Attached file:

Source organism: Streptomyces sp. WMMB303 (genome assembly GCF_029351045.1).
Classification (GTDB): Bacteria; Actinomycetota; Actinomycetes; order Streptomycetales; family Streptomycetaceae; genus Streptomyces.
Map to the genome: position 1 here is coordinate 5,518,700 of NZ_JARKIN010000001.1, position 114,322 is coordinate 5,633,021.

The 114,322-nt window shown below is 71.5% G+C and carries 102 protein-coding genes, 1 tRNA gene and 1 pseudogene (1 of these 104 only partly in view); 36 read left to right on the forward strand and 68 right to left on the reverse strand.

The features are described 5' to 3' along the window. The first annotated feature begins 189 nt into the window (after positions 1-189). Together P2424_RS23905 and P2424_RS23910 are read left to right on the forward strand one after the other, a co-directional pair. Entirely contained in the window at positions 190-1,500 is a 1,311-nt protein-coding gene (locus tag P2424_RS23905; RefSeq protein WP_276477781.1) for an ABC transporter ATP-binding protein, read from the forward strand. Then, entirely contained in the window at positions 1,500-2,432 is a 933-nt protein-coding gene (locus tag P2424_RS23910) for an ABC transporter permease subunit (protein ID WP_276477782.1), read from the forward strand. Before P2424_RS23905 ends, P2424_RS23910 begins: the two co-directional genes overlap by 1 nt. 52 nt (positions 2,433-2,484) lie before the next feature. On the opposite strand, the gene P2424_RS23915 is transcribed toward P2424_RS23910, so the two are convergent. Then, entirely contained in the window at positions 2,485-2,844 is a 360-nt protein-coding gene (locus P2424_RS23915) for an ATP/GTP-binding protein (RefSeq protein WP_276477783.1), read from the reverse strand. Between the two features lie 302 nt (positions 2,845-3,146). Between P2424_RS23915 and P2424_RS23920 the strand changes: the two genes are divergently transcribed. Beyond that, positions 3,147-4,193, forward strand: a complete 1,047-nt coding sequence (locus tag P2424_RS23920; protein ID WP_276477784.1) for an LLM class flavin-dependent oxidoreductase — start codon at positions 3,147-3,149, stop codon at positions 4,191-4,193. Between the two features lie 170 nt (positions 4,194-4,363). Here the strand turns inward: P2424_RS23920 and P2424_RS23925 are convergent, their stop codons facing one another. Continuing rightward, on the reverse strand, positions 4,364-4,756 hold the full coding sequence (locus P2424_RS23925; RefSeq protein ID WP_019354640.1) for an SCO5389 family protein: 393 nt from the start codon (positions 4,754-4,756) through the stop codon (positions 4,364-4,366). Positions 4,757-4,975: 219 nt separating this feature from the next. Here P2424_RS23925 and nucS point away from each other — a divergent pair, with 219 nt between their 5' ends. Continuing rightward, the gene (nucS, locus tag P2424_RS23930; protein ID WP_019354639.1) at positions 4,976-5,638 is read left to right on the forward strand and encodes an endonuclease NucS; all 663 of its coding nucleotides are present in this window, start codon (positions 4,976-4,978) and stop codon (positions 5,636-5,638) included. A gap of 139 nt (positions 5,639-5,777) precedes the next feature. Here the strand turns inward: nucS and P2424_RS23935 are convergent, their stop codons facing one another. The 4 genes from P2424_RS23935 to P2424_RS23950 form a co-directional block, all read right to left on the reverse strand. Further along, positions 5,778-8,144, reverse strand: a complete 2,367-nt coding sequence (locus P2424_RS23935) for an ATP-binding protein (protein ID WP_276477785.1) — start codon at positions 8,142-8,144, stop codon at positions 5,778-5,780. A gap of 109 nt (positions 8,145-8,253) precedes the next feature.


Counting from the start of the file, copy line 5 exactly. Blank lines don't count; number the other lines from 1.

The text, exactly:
The features are described 5' to 3' along the window. The first annotated feature begins 189 nt into the window (after positions 1-189). Together P2424_RS23905 and P2424_RS23910 are read left to right on the forward strand one after the other, a co-directional pair. Entirely contained in the window at positions 190-1,500 is a 1,311-nt protein-coding gene (locus tag P2424_RS23905; RefSeq protein WP_276477781.1) for an ABC transporter ATP-binding protein, read from the forward strand. Then, entirely contained in the window at positions 1,500-2,432 is a 933-nt protein-coding gene (locus tag P2424_RS23910) for an ABC transporter permease subunit (protein ID WP_276477782.1), read from the forward strand. Before P2424_RS23905 ends, P2424_RS23910 begins: the two co-directional genes overlap by 1 nt. 52 nt (positions 2,433-2,484) lie before the next feature. On the opposite strand, the gene P2424_RS23915 is transcribed toward P2424_RS23910, so the two are convergent. Then, entirely contained in the window at positions 2,485-2,844 is a 360-nt protein-coding gene (locus P2424_RS23915) for an ATP/GTP-binding protein (RefSeq protein WP_276477783.1), read from the reverse strand. Between the two features lie 302 nt (positions 2,845-3,146). Between P2424_RS23915 and P2424_RS23920 the strand changes: the two genes are divergently transcribed. Beyond that, positions 3,147-4,193, forward strand: a complete 1,047-nt coding sequence (locus tag P2424_RS23920; protein ID WP_276477784.1) for an LLM class flavin-dependent oxidoreductase — start codon at positions 3,147-3,149, stop codon at positions 4,191-4,193. Between the two features lie 170 nt (positions 4,194-4,363). Here the strand turns inward: P2424_RS23920 and P2424_RS23925 are convergent, their stop codons facing one another. Continuing rightward, on the reverse strand, positions 4,364-4,756 hold the full coding sequence (locus P2424_RS23925; RefSeq protein ID WP_019354640.1) for an SCO5389 family protein: 393 nt from the start codon (positions 4,754-4,756) through the stop codon (positions 4,364-4,366). Positions 4,757-4,975: 219 nt separating this feature from the next. Here P2424_RS23925 and nucS point away from each other — a divergent pair, with 219 nt between their 5' ends. Continuing rightward, the gene (nucS, locus tag P2424_RS23930; protein ID WP_019354639.1) at positions 4,976-5,638 is read left to right on the forward strand and encodes an endonuclease NucS; all 663 of its coding nucleotides are present in this window, start codon (positions 4,976-4,978) and stop codon (positions 5,636-5,638) included. A gap of 139 nt (positions 5,639-5,777) precedes the next feature. Here the strand turns inward: nucS and P2424_RS23935 are convergent, their stop codons facing one another. The 4 genes from P2424_RS23935 to P2424_RS23950 form a co-directional block, all read right to left on the reverse strand. Further along, positions 5,778-8,144, reverse strand: a complete 2,367-nt coding sequence (locus P2424_RS23935) for an ATP-binding protein (protein ID WP_276477785.1) — start codon at positions 8,142-8,144, stop codon at positions 5,778-5,780. A gap of 109 nt (positions 8,145-8,253) precedes the next feature.